Equine myoglobin, bovine insulin, and phosphorylase b (glycogen phosphorylase, rabbit muscle) were purchased from Sigma-Aldrich (St. Louis, MO, USA), as were ortho-, meta-, and para-nitrobenzyl alcohol, benzyl alcohol, α-(4-pyridyl N-oxide)-N-tert-butylnitrone (POBN), 3-nitrophenyl ethanol, nitrobenzene, 3′-nitroacetophenone, 3-nitrobenzonitrile, 3-nitrophenol, sulfolane, and 3-trifluoromethyl benzyl alcohol.

Results and Discussion

Supercharging, the increased ESI charging observed when m-NBA and other liquids are added to denatured protein solutions, has been attributed to the charged residue model (CRM) relationship linking the Rayleigh limit of droplet charge (zR) to surface tension (γ), droplet radius (R), the permittivity of vacuum (ε0), and elementary charge, e [8]:

zRe=8π(ε0γR3)1/2

Mature droplet surface tension is often approximated by the value for the lowest-vapor pressure solvent component [6, 8].

Inconsistencies with this supercharging model [5, 6] have been noted: (1) the CRM is suggested to apply only to non-denatured proteins [4], (2) that mature droplet composition should reflect solvent evaporation rates rather than equilibrium vapor pressures, questions some experimental support [9], and (3) folded protein charge state distributions from pH 7 aqueous solutions did not shift to lower charge following addition of 40% propylene glycol [9]. Our results for m-NBA addition [7], displaying increased charging with little-to-no dissociation of noncovalently bound ligands/subunits from aqueous, near neutral-pH solutions are also inconsistent with this model. Although m-NBA has a reported surface tension of 50 ± 5 mN/m [10], water’s value at 25°C is higher, 72.0 mN/m [11].

Attempting to locate new supercharging agents with m-NBA-like ability to increase charging from near-native solutions, we examined analogous molecules, employing the myoglobin-heme complex as the primary test protein. Numerous reagents were examined at concentrations up to their maximum solubility, or until protein denaturation was evident (as judged by significant loss of noncovalently-associated heme or by a discontinuous change in charge profile with increasing reagent concentration).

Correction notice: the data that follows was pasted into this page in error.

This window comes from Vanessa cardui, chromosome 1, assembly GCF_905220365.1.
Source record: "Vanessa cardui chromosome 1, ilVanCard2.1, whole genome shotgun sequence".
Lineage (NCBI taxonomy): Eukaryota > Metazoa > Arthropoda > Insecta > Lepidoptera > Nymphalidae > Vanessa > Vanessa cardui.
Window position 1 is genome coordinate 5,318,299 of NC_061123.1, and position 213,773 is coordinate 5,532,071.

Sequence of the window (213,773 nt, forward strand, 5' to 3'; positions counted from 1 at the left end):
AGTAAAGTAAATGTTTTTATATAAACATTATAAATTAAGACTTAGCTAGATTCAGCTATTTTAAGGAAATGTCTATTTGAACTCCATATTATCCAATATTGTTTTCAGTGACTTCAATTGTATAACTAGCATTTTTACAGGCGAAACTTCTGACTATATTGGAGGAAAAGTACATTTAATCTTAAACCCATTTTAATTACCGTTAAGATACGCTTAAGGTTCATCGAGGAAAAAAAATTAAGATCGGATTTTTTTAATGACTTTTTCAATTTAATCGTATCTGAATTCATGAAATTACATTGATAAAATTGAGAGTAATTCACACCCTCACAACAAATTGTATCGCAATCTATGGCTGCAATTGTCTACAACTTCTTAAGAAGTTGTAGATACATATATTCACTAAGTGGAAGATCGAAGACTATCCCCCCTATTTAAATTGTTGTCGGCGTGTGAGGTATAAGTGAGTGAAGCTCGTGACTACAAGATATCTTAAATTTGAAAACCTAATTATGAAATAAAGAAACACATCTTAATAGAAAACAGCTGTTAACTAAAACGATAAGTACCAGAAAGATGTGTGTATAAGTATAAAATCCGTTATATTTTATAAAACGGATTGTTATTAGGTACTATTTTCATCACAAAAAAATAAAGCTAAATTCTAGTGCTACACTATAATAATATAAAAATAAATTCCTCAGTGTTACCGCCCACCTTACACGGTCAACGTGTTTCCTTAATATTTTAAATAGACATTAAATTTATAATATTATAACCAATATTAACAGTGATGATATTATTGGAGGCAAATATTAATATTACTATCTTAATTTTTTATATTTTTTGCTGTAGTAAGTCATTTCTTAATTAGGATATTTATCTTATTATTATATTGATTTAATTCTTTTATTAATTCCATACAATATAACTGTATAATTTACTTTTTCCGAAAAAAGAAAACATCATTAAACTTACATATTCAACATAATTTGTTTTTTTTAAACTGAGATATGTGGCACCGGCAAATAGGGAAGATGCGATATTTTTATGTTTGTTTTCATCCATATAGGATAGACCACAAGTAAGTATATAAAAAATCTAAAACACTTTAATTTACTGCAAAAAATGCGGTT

Nitrobenzyl alcohol’s ortho- and para-isomers, solids at room temperature, and the liquid meta-isomer, are all potent charge enhancing reagents. When electrosprayed from non-denaturing solutions, holo-myoglobin displayed 7+ – 9+ heme-associated ions. Addition of o-NBA to 20 mM increased the level of protonation without detaching heme, elevating the most intense ion’s charge state by almost 2 units. The para-isomer, p-NBA, also increased the charge of myoglobin cations without dislodging heme, up to the p-NBA solubility limit of 12 mM, at which concentration the most abundant protein charge state was 1 unit higher. Previously identified supercharging agent m-NBA increased holo-myoglobin’s average charge by almost 2 units when present at 40 mM [7].

Extending the alkyl alcohol chain by a –CH2 unit to form m-nitrophenyl ethanol yielded a reagent also affording supercharging. Other effective nitrobenzene derivatives included m-nitroacetophenone and m-nitrobenzonitrile. Despite its limited solubility in the ammonium acetate/water solvent (< 13 mM), m-nitroacetophenone increased holo-myoglobin average charge by almost 2 units and the maximum charge increased from 9+ to 12+. Similarly, addition of 1.5 mM m-nitrobenzonitrile increased the maximum charge state for holo-myoglobin to 15+. Thus, each of the reagents tested elevates charge to a different extent (Table 1, Figure 1).

Figure 1
ESI-MS (QTOF/IM) of equine holo-myoglobin in (a) 20 mM ammonium acetate, and with (b) 1.5 mM m-nitrobenzonitrile, (c) 38.8 mM o-NBA, (d) 23 mM m-nitrophenyl ethanol, and (e) 276 mM sulfolane.
Table 1
Compounds that enhance ESI-MS charging of myoglobin noncovalent complex

Among the reagents that promote more multiple charging than the NBAs is sulfolane (tetramethylene sulfone). For example, addition of 276 mM sulfolane increased the maximum charge state of holo-myoglobin from 9+ to 18+ (Figure 1); maximum charging for holo-myoglobin with m-NBA is only 12+. The average charge state of holo-myoglobin increased with increasing sulfolane concentration (Supplemental Materials). Sulfolane was used previously as a liquid matrix in the early days of fast atom bombardment (FAB) [12, 13] and more recently for infrared matrix-assisted laser desorption/ionization (IR-MALDI) [14]. (Coincidentally, m-NBA was used as a FAB matrix [15] and as a liquid matrix for UV-MALDI [16].) ESI-MS behavior of other protein-ligand and protein-protein complexes, such as 29 kDa carbonic anhydrase-Zn, 22 kDa adenylate kinase-ATP, and the 195 kDa phosphorylase b dimer, were tested with some of the reagents above that increased charging for holo-myoglobin (Supplemental Materials); in all cases, the noncovalent complex’s charging increased without significant subunit or ligand dissociation.

In contrast, many related compounds did not promote increased charging, such as nitrobenzene and m-nitrophenol. Nitrobenzene additions to 0.5% v/v did not alter myoglobin charge state distributions. At 0.9% v/v (88 mM), close to the miscibility limit, unresolved peaks tailed to higher m/z, suggesting adduct binding and/or incomplete desolvation. Adding 5 mM α-(4-pyridyl N-oxide)-N-tert-butylnitrone (POBN) reduced charging, shifting the most intense holo-myoglobin ion from 8+ to 7+.